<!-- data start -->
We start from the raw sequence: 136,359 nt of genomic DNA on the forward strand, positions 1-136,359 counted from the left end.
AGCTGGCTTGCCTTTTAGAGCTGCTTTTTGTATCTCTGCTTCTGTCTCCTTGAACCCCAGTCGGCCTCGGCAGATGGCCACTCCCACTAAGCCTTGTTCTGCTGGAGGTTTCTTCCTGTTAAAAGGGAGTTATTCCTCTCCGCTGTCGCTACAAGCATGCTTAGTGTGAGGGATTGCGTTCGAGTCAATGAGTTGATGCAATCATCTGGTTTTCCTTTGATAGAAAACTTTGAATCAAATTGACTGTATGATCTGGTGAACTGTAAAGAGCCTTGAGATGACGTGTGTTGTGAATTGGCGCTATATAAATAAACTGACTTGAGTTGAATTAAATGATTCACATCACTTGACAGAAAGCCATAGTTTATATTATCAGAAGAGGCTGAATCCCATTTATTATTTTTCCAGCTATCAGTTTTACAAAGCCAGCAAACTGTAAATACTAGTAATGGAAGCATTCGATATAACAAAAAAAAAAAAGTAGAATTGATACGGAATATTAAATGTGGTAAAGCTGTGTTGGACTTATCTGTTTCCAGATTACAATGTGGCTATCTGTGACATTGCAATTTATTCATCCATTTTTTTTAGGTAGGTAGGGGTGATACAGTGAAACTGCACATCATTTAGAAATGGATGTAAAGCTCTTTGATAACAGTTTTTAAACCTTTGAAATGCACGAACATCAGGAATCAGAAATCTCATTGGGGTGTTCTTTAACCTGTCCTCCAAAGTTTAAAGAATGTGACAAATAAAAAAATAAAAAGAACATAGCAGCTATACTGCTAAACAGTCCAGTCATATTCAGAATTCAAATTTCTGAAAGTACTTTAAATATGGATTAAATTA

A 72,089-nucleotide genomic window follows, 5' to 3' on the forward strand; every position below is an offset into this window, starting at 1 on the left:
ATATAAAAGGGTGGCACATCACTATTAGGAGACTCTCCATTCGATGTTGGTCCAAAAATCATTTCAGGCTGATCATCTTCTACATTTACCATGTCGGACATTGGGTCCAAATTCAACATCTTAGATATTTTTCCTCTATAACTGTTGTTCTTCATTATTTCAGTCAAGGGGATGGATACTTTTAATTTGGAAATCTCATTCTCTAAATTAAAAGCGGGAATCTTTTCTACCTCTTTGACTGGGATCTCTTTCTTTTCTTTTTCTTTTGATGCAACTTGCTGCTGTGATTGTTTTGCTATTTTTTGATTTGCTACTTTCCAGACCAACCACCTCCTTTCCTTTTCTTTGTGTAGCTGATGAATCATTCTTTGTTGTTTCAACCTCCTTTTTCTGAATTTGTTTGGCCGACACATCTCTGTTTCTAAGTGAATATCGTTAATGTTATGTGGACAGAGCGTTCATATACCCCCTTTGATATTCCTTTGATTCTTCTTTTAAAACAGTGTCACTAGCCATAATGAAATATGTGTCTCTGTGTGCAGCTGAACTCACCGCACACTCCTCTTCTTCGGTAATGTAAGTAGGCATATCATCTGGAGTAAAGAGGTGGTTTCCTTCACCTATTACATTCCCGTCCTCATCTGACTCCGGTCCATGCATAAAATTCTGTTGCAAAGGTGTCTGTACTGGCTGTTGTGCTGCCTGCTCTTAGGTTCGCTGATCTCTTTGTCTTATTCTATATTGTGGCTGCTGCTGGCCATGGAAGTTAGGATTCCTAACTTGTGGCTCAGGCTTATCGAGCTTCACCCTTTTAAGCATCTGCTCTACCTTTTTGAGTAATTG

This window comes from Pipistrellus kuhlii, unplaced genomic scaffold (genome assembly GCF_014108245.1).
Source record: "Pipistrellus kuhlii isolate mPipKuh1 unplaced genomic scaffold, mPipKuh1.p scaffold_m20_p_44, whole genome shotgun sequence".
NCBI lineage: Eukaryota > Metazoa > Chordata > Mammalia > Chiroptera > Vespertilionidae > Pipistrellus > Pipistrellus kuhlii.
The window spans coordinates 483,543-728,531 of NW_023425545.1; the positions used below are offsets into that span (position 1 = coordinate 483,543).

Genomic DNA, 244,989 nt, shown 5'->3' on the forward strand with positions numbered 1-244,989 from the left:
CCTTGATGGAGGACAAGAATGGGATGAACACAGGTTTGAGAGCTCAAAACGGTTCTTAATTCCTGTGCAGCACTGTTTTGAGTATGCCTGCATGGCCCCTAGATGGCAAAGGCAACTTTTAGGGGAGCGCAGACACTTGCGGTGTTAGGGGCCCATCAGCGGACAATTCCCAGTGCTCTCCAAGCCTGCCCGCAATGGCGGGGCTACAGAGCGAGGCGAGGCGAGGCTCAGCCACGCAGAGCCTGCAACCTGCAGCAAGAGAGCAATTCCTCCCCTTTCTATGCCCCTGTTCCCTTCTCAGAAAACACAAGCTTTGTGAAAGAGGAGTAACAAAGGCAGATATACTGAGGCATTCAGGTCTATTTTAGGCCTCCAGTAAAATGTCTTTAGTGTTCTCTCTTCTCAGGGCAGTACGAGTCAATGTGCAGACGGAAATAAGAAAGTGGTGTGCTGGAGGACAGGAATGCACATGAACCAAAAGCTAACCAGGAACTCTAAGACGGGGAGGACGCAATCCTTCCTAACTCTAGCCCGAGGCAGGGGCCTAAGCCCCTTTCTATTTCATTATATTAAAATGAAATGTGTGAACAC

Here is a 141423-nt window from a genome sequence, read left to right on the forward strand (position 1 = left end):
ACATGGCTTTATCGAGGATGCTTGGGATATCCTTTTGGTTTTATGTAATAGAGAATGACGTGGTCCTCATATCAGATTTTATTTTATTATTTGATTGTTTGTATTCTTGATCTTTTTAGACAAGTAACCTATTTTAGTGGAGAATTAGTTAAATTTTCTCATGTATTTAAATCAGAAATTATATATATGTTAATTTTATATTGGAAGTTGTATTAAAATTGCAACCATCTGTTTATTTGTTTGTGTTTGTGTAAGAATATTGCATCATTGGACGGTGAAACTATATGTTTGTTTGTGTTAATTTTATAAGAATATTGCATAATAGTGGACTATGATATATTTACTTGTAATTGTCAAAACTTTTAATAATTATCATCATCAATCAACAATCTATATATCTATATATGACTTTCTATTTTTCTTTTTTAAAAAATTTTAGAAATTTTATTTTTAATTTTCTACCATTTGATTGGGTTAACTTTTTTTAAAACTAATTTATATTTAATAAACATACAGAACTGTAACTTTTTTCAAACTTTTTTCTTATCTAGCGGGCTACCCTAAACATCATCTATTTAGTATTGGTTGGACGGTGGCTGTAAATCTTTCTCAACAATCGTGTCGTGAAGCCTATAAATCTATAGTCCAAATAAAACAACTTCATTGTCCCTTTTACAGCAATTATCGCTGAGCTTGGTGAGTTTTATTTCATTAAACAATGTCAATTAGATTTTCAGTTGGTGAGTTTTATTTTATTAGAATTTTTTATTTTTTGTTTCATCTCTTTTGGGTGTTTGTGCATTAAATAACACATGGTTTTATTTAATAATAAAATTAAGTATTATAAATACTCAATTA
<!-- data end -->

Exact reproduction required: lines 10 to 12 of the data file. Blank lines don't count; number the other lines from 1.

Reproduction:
CCTTGATGGAGGACAAGAATGGGATGAACACAGGTTTGAGAGCTCAAAACGGTTCTTAATTCCTGTGCAGCACTGTTTTGAGTATGCCTGCATGGCCCCTAGATGGCAAAGGCAACTTTTAGGGGAGCGCAGACACTTGCGGTGTTAGGGGCCCATCAGCGGACAATTCCCAGTGCTCTCCAAGCCTGCCCGCAATGGCGGGGCTACAGAGCGAGGCGAGGCGAGGCTCAGCCACGCAGAGCCTGCAACCTGCAGCAAGAGAGCAATTCCTCCCCTTTCTATGCCCCTGTTCCCTTCTCAGAAAACACAAGCTTTGTGAAAGAGGAGTAACAAAGGCAGATATACTGAGGCATTCAGGTCTATTTTAGGCCTCCAGTAAAATGTCTTTAGTGTTCTCTCTTCTCAGGGCAGTACGAGTCAATGTGCAGACGGAAATAAGAAAGTGGTGTGCTGGAGGACAGGAATGCACATGAACCAAAAGCTAACCAGGAACTCTAAGACGGGGAGGACGCAATCCTTCCTAACTCTAGCCCGAGGCAGGGGCCTAAGCCCCTTTCTATTTCATTATATTAAAATGAAATGTGTGAACAC

Here is a 141423-nt window from a genome sequence, read left to right on the forward strand (position 1 = left end):
ACATGGCTTTATCGAGGATGCTTGGGATATCCTTTTGGTTTTATGTAATAGAGAATGACGTGGTCCTCATATCAGATTTTATTTTATTATTTGATTGTTTGTATTCTTGATCTTTTTAGACAAGTAACCTATTTTAGTGGAGAATTAGTTAAATTTTCTCATGTATTTAAATCAGAAATTATATATATGTTAATTTTATATTGGAAGTTGTATTAAAATTGCAACCATCTGTTTATTTGTTTGTGTTTGTGTAAGAATATTGCATCATTGGACGGTGAAACTATATGTTTGTTTGTGTTAATTTTATAAGAATATTGCATAATAGTGGACTATGATATATTTACTTGTAATTGTCAAAACTTTTAATAATTATCATCATCAATCAACAATCTATATATCTATATATGACTTTCTATTTTTCTTTTTTAAAAAATTTTAGAAATTTTATTTTTAATTTTCTACCATTTGATTGGGTTAACTTTTTTTAAAACTAATTTATATTTAATAAACATACAGAACTGTAACTTTTTTCAAACTTTTTTCTTATCTAGCGGGCTACCCTAAACATCATCTATTTAGTATTGGTTGGACGGTGGCTGTAAATCTTTCTCAACAATCGTGTCGTGAAGCCTATAAATCTATAGTCCAAATAAAACAACTTCATTGTCCCTTTTACAGCAATTATCGCTGAGCTTGGTGAGTTTTATTTCATTAAACAATGTCAATTAGATTTTCAGTTGGTGAGTTTTATTTTATTAGAATTTTTTATTTTTTGTTTCATCTCTTTTGGGTGTTTGTGCATTAAATAACACATGGTTTTATTTAATAATAAAATTAAGTATTATAAATACTCAATTA